Msgr. Joseph Prior

(See the readings for the 30th Sunday in Ordinary Time, Oct. 28)

“Master, I want to see,” Bartimaeus calls to Jesus. He is a blind man. He knows through his hearing that Jesus is going to be walking by the roadside where he sat. He leaps up and cries out. He calls Jesus “Son of David” and begs for compassion. Jesus hears his cry and replies: “Go your way; your faith has saved you.”

The story is a story of faith. Jesus is the one who can help Bartimaeus, and he knows this. He calls Jesus the “Son of David,” which is a recognition of Jesus as messiah. Jesus is the anointed one who comes to restore Israel. God sends him to heal the sick, free the imprisoned, restore sight to the blind.

The healing of Israel foretold by Jeremiah is fulfilled in Jesus. Jeremiah had prophesied: “I will gather them from the ends of the world, with the blind and the lame in their midst, the mothers and those with child; they shall return as an immense throng.” Ultimately, Jesus is the way by which Israel is saved. When recognized with faith we can call out as the psalmist did: “The Lord has done great things for us; we are filled with joy.”


The sight that Bartimaeus had restored was eyesight. He could now look around him and see the people with whom he spoke. He could see the sky and the fields. He could see the roadside. He could see the vast crowd. He could see Jesus. Wonderful and amazing as this is, the “sight” that is more important is the interior sight, his “insight” or “faith” that draws him to Jesus in the first place. When Bartimaeus heard it was Jesus of Nazareth walking by, he called out Jesus’ name and asked for help. He now sees face to face the one he had already encountered in his heart.

Bartimaeus’ response to his encounter with Jesus is deeper faith, so that it was not only his eyes that were opened. He now realizes that a new path lies open for him, a path to a fuller life. When Jesus cured Bartimaeus he told him: “Go your way, your faith has saved you.”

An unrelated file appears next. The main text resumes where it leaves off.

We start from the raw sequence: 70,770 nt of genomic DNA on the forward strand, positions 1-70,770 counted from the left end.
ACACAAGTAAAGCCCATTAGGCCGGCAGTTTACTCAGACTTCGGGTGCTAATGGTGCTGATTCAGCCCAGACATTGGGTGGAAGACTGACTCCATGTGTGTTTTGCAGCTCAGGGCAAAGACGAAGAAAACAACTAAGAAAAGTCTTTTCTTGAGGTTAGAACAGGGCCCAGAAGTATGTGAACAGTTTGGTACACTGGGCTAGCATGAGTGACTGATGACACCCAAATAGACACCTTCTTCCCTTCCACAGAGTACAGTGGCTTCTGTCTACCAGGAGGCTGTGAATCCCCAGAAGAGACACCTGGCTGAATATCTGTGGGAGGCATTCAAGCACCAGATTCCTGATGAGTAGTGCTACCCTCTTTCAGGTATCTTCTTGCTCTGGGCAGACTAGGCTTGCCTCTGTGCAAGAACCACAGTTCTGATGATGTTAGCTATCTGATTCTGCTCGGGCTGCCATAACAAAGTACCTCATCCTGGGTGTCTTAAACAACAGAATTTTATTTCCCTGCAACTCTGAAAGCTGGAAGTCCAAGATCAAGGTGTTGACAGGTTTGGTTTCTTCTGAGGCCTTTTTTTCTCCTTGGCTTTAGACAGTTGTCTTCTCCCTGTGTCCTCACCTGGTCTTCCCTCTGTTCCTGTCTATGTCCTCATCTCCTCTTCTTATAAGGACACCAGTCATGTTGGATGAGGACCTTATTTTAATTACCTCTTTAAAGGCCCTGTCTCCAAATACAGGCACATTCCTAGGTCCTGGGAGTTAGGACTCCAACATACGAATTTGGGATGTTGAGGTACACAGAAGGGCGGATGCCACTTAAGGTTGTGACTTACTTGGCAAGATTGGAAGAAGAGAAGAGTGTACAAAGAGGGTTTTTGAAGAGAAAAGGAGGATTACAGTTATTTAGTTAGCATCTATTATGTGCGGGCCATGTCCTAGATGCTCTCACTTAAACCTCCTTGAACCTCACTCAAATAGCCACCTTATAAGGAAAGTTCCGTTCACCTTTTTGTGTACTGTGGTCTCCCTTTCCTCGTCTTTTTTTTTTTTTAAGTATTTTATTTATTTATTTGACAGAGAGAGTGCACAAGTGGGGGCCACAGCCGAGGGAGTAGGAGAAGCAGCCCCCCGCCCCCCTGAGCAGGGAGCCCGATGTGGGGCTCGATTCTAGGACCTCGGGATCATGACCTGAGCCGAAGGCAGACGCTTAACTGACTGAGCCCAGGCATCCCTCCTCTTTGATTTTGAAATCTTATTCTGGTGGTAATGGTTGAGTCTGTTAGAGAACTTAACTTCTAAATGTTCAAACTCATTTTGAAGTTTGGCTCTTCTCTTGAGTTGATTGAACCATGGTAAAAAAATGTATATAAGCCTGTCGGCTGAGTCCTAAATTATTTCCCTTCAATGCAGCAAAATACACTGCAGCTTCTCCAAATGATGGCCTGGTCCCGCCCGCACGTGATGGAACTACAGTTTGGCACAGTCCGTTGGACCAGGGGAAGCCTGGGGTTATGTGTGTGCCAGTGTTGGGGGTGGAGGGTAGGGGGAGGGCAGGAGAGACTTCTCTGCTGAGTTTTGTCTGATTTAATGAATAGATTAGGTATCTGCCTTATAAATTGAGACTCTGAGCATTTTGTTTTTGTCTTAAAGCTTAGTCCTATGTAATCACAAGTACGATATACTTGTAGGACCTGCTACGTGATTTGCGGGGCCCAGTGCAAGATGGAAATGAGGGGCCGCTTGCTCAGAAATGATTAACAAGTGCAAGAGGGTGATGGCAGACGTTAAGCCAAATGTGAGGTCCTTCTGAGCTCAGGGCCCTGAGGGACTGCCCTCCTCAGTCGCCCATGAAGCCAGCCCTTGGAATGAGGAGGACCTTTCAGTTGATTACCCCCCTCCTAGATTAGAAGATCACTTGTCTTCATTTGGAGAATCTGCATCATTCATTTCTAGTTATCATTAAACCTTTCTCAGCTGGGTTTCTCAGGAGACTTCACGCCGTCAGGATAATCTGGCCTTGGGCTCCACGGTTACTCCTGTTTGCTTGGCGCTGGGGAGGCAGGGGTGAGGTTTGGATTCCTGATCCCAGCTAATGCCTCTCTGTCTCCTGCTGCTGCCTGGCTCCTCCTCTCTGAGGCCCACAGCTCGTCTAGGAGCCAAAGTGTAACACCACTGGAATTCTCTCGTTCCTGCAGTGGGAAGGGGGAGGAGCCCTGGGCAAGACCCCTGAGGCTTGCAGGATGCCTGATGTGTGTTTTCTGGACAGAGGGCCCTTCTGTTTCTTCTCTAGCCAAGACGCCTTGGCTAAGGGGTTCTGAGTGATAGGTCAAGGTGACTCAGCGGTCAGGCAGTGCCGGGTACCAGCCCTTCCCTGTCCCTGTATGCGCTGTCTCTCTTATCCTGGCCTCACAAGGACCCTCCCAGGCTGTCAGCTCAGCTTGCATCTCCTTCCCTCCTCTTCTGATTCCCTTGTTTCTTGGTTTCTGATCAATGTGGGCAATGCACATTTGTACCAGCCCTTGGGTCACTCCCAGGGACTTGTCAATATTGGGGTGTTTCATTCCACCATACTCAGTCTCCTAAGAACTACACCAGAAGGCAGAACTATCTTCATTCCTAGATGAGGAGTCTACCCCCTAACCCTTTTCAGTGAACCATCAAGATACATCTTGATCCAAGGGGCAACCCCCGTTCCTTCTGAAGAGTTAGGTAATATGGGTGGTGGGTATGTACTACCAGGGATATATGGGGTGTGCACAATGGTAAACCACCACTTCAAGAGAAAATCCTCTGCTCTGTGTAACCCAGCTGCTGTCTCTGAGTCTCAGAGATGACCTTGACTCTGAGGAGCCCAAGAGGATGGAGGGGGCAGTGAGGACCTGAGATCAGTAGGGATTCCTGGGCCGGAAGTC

The “way” for Bartimaeus is now clearly seen. He is to stay with Jesus. The evangelist tells us that as soon as Jesus spoke those words, “Immediately he (Bartimaeus) received his sight and followed him (Jesus) on the way.” The faith that Bartimaeus first had led him to Jesus. The same faith is now deepened and the path is clear. Bartimaeus can see that Jesus is the way to life and so he follows.

We have the opportunity to encounter Jesus all the time. Yet we live in a busy and noisy world. Multiple responsibilities, the quick pace of life and the lack of silence can distract us from this encounter. A prime opportunity for this encounter comes, for many people, at the liturgy on Sundays. When we come to Mass prepared to encounter the Lord – when we come with faith – we have the opportunity to have our eyes opened to his goodness, compassion, mercy and love.

Hearing his word and celebrating the sacrament, our eyes are opened and we can be led deeper into the life he offers. The “sight” that we seek is much greater than that great gift of eyesight. When we come before the Lord we ask for insight into life. We ask for the gift of recognizing his abiding love and the many gifts that he has given us.

We thank him for the mercy with which he has blessed us. We ask for his guidance in making decisions. We seek his protection from anything that could harm us. We beg his compassion for our world, our families and ourselves. This is the encounter where we cry out with Bartimaeus: “Master, I want to see.”

And when our eyes are opened we leave that celebration seeking to follow him each day on the way and proclaiming again from the depth of our heart: “The Lord has done great things for us; we are filled with joy.”


Msgr. Joseph Prior is pastor of Our Lady of Grace Parish, Penndel, and a former professor of Sacred Scripture and rector of St. Charles Borromeo Seminary.